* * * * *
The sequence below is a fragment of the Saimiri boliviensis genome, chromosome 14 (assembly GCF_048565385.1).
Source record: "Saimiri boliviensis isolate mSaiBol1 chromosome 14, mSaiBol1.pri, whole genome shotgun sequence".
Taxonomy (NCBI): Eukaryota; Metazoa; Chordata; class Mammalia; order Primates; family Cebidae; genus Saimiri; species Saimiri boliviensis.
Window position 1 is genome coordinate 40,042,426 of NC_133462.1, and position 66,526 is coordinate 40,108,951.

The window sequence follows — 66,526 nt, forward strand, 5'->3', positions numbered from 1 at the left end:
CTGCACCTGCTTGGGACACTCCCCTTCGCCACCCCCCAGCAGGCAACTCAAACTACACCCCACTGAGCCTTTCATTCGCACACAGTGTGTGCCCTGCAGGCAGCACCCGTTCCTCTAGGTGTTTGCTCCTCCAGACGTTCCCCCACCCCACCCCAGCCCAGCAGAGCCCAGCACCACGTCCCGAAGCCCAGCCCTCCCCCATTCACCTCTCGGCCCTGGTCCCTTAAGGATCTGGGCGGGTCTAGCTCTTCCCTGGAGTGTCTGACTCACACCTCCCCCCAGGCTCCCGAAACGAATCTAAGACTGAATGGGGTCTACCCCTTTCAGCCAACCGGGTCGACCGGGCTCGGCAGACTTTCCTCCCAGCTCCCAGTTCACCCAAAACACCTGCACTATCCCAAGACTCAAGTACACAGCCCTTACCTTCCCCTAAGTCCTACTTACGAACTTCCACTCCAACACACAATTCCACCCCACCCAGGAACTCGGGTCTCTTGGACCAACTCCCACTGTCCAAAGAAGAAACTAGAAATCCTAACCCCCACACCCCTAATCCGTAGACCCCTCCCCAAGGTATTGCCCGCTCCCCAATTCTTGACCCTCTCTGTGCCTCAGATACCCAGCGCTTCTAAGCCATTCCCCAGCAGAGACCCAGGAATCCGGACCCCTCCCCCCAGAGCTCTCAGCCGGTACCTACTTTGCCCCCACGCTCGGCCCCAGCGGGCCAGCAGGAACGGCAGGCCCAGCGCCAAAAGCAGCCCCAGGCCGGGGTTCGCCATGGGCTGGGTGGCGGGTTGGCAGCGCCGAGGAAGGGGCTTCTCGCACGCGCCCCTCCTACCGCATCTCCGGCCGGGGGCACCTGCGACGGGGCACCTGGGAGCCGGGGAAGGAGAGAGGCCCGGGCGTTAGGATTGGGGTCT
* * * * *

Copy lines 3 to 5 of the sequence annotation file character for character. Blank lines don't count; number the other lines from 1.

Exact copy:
Taxonomy (NCBI): Eukaryota; Metazoa; Chordata; class Mammalia; order Primates; family Cebidae; genus Saimiri; species Saimiri boliviensis.
Window position 1 is genome coordinate 40,042,426 of NC_133462.1, and position 66,526 is coordinate 40,108,951.

The window sequence follows — 66,526 nt, forward strand, 5'->3', positions numbered from 1 at the left end: